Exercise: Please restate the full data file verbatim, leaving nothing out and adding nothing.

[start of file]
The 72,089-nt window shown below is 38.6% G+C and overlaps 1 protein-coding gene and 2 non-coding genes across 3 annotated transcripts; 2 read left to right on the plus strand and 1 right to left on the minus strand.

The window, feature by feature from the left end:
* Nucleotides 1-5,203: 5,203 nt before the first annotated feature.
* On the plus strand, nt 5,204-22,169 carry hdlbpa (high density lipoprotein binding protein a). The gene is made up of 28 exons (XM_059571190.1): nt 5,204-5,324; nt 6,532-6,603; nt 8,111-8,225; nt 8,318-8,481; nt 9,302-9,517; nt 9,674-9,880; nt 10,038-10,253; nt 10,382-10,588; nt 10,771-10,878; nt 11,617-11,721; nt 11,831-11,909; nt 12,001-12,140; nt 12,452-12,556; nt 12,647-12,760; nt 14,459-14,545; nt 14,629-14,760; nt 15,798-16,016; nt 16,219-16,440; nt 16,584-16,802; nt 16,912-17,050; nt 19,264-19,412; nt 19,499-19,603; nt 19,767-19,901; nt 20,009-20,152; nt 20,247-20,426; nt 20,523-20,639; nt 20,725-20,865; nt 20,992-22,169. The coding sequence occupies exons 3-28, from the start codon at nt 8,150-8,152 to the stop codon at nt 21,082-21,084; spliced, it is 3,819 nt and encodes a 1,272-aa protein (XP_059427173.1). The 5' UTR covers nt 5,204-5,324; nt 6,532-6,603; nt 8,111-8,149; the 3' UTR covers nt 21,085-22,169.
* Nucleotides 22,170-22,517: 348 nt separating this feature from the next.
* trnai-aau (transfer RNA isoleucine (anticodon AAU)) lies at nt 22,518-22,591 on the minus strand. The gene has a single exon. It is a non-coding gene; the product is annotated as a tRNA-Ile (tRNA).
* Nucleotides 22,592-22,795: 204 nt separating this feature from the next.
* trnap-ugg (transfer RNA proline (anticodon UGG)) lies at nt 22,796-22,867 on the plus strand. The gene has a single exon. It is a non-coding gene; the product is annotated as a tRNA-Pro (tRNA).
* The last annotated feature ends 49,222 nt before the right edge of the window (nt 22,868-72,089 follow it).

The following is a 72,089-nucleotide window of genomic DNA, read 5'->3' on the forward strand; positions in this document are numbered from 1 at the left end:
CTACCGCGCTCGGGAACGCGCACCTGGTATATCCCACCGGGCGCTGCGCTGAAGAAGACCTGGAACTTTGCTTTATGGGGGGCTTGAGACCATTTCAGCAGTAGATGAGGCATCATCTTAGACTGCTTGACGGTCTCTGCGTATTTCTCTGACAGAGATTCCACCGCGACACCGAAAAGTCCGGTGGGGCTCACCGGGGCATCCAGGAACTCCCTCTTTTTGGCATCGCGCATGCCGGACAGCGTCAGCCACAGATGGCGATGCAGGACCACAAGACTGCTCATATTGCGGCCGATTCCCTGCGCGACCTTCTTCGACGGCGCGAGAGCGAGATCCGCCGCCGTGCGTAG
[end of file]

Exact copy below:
The 72,089-nt window shown below is 38.6% G+C and overlaps 1 protein-coding gene and 2 non-coding genes across 3 annotated transcripts; 2 read left to right on the plus strand and 1 right to left on the minus strand.

The window, feature by feature from the left end:
* Nucleotides 1-5,203: 5,203 nt before the first annotated feature.
* On the plus strand, nt 5,204-22,169 carry hdlbpa (high density lipoprotein binding protein a). The gene is made up of 28 exons (XM_059571190.1): nt 5,204-5,324; nt 6,532-6,603; nt 8,111-8,225; nt 8,318-8,481; nt 9,302-9,517; nt 9,674-9,880; nt 10,038-10,253; nt 10,382-10,588; nt 10,771-10,878; nt 11,617-11,721; nt 11,831-11,909; nt 12,001-12,140; nt 12,452-12,556; nt 12,647-12,760; nt 14,459-14,545; nt 14,629-14,760; nt 15,798-16,016; nt 16,219-16,440; nt 16,584-16,802; nt 16,912-17,050; nt 19,264-19,412; nt 19,499-19,603; nt 19,767-19,901; nt 20,009-20,152; nt 20,247-20,426; nt 20,523-20,639; nt 20,725-20,865; nt 20,992-22,169. The coding sequence occupies exons 3-28, from the start codon at nt 8,150-8,152 to the stop codon at nt 21,082-21,084; spliced, it is 3,819 nt and encodes a 1,272-aa protein (XP_059427173.1). The 5' UTR covers nt 5,204-5,324; nt 6,532-6,603; nt 8,111-8,149; the 3' UTR covers nt 21,085-22,169.
* Nucleotides 22,170-22,517: 348 nt separating this feature from the next.
* trnai-aau (transfer RNA isoleucine (anticodon AAU)) lies at nt 22,518-22,591 on the minus strand. The gene has a single exon. It is a non-coding gene; the product is annotated as a tRNA-Ile (tRNA).
* Nucleotides 22,592-22,795: 204 nt separating this feature from the next.
* trnap-ugg (transfer RNA proline (anticodon UGG)) lies at nt 22,796-22,867 on the plus strand. The gene has a single exon. It is a non-coding gene; the product is annotated as a tRNA-Pro (tRNA).
* The last annotated feature ends 49,222 nt before the right edge of the window (nt 22,868-72,089 follow it).

The following is a 72,089-nucleotide window of genomic DNA, read 5'->3' on the forward strand; positions in this document are numbered from 1 at the left end:
CTACCGCGCTCGGGAACGCGCACCTGGTATATCCCACCGGGCGCTGCGCTGAAGAAGACCTGGAACTTTGCTTTATGGGGGGCTTGAGACCATTTCAGCAGTAGATGAGGCATCATCTTAGACTGCTTGACGGTCTCTGCGTATTTCTCTGACAGAGATTCCACCGCGACACCGAAAAGTCCGGTGGGGCTCACCGGGGCATCCAGGAACTCCCTCTTTTTGGCATCGCGCATGCCGGACAGCGTCAGCCACAGATGGCGATGCAGGACCACAAGACTGCTCATATTGCGGCCGATTCCCTGCGCGACCTTCTTCGACGGCGCGAGAGCGAGATCCGCCGCCGTGCGTAG